donderdag 25 mei 2017

Swimming In Strange Waters. The Wooden Sky

Two years ago The Wooden Sky popped up on these pages for the first time with its fine album 'Let's Be Ready'. Two years later the band returns here with Swimming In Strange Waters.

For those who need a short reminder. The Wooden Sky is a band from Canada, Toronto to be exact. The album title is a reworked quote from 'Dune' and appropriate for the sign of the times. 2017 seems to be becoming a somewhat normal year, although I'm nearly surprised by news each and every day. So in that sense we all are not only swimming in strange but let me add uncharted waters.

The Wooden Sky tries to give a voice to those times and does so mainly in a recognisable sound. That does not mean that Swimming In Strange Waters just copies 'Let's Be Ready'. Far from even. I remembered a more direct record and listening to it for the first time since a while, proved me correct. The Wooden Sky still has a form of Americana as its starting point, but now adds a fine, at times mysterious rocking sound. Somewhere between Bruce and The Gaslight Anthem. Nothing on Swimming In Strange Waters is this straightforward. Somehow things are allowed to float in the air, leaving room for subtleties. A lot is left to the listener's imagination to fill in. A mood to catch yourself.

That made this new album a surprise and more difficult. It took me a few spins to get used to it, where 'Let's Be Ready' was instantly likeable. Just listen how the title song opens the album. A darkness sweeps over the room, lifted when the light sounding guitar far in one corner of the mix joins the other instruments. Creating a contrast between the hard pounding drums, the harsh guitar and the lightness in the corner, added to by a equally high sounding organ. If something shines through abundantly it is the energy captured in the song. The Wooden Sky is on a roll here.

It is these two aspects that makes Swimming In Strange Waters the better album. Experiment and urgent energy. Here's a band holding nothing back from its listeners. It is happening now and that is what we have to understand. Just listen how 'Life Is Pain, Pain Is Beauty' rumbles on. Relentless.

When the tempo goes down, it is without seeking easy wins. 'You're Not Alone' presents us a firm drums, an organ and a staccato played violin. When we hit the solo section it is a soft sounding guitar and the violin who fill it in, while in the background some electronics do their thing. Pleasing effects remain behind for another time perhaps.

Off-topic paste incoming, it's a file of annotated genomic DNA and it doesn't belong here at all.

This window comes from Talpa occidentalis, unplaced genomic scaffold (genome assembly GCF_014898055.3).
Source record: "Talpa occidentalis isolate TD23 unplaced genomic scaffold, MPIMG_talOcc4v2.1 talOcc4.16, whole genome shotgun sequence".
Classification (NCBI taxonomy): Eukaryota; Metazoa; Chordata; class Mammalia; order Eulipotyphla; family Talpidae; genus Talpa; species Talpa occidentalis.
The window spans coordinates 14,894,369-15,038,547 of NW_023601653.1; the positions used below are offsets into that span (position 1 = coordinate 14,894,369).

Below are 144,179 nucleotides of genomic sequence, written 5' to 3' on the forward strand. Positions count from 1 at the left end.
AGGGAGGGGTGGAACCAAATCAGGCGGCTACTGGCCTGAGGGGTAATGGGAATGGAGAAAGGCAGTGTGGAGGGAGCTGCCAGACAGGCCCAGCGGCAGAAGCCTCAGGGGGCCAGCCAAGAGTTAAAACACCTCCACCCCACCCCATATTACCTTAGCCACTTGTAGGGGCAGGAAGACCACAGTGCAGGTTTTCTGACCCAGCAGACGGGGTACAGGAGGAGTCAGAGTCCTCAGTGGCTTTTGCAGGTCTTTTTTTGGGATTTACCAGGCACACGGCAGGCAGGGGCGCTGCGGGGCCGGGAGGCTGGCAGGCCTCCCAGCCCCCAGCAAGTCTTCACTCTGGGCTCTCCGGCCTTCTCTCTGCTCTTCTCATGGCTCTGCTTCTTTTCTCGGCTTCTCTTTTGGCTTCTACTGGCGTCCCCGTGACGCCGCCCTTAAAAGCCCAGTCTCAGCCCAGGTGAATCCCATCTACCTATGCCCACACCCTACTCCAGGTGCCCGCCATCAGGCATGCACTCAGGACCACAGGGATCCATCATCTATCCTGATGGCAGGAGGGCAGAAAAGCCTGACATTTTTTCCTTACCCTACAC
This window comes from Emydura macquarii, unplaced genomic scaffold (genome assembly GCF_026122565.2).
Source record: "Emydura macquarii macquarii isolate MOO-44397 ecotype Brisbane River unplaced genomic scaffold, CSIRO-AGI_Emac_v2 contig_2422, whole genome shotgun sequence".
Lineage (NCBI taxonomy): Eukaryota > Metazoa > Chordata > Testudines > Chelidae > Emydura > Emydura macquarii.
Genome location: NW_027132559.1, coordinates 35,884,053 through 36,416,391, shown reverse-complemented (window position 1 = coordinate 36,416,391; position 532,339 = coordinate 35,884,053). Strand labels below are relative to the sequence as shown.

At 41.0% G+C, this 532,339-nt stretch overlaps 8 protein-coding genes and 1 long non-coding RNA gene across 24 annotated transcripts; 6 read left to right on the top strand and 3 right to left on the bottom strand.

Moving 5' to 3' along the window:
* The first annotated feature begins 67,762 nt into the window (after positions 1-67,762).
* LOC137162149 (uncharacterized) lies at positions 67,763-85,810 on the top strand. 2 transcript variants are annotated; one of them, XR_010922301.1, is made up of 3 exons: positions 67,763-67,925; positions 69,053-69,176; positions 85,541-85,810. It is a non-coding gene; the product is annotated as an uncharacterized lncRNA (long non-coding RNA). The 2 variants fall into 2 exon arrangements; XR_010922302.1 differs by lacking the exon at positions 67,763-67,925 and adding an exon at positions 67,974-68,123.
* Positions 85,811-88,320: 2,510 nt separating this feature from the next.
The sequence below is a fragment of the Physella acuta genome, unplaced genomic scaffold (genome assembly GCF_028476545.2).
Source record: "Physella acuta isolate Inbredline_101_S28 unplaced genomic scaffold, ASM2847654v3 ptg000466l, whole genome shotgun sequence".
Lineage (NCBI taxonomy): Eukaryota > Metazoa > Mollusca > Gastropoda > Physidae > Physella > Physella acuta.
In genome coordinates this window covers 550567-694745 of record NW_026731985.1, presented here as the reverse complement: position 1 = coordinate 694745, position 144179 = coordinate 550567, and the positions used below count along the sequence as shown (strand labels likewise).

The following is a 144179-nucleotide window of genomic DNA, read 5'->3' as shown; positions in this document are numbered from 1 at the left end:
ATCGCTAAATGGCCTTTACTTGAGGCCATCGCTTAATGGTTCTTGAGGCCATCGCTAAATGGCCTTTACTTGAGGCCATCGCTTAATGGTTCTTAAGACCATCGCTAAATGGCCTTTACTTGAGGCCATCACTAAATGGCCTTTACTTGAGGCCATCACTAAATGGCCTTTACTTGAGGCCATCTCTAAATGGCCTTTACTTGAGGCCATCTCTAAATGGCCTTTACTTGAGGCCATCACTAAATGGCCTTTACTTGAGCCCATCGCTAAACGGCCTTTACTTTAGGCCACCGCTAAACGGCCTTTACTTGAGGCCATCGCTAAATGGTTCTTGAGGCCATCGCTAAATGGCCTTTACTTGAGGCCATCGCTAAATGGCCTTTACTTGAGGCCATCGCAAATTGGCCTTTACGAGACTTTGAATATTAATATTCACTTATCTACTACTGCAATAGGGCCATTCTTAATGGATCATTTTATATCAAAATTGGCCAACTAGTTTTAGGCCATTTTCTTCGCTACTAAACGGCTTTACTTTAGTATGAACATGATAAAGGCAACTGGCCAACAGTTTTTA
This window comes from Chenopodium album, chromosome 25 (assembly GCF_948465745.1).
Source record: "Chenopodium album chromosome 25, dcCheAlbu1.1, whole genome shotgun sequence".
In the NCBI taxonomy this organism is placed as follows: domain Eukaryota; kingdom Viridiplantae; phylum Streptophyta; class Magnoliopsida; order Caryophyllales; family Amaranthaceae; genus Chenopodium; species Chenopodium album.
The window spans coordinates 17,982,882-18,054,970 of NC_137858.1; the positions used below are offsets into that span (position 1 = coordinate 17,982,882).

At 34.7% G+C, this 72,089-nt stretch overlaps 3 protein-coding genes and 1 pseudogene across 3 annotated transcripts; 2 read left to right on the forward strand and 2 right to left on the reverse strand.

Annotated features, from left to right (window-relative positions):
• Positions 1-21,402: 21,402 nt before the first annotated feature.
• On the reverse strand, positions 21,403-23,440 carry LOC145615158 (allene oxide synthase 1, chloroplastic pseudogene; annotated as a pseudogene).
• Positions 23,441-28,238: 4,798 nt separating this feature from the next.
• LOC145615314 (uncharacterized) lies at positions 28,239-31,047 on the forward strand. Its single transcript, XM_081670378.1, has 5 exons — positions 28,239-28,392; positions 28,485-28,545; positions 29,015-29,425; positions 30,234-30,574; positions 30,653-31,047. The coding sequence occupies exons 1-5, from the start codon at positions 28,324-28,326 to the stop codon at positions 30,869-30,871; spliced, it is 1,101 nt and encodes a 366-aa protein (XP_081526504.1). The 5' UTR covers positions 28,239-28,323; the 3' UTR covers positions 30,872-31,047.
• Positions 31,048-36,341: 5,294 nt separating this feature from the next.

Promo Photo
Over this all the gravelly voice of Gavin Gardener sounds like a strict master in class. Commanding listening just by presence. There's no need for using any force whatever. There's a hint of Van Morrison in his voice, but Gardener's is so much more smooth, so better to listen to. The vocal melodies flow more easily because of it.

Coming back to the demo's the band recorded before embarking on a world tour supporting 'Let's Be Ready', The Wooden Sky decided not to bring the songs to the studio but record them at home on analogue equipment. There's no way of comparing of course, but the decision seems wise. Listening to this album I'm under the impression that I'm hearing more who The Wooden Sky is. This is the bare essence without someone in the studio suggesting to do more of this or add that.

This body of work results in nine new songs ranging from the acoustic 'Born To Die', a truth like a cow, as we say over here, to some nice rocking songs in which nothing is taken over the top, creating that mysterious atmosphere I already wrote on. Ranging between roots, Americana, rock and mystery The Wooden Sky manages to find many a right balance.

The result is a strong mildly rocking song like 'Black Gold'. One part direct, one part haunting and leaving everything in between to me. While the floating melody of 'Riding On The Wind' gives just that impression of being taken here or there by the wind, like piece of paper or a leaf being played by the wind. The way the synth or the guitar through a Lesley speaker? swirls in the background gives exactly the right impression.

With Swimming In Strange Waters The Wooden Sky returns with a strong and imaginative album. An album which surprised me at first, but slowly but surely crept under my skin. It seems like it will be a while before it creeps back out. If ever.


You can listen to 'Swimming In Strange Waters' here:

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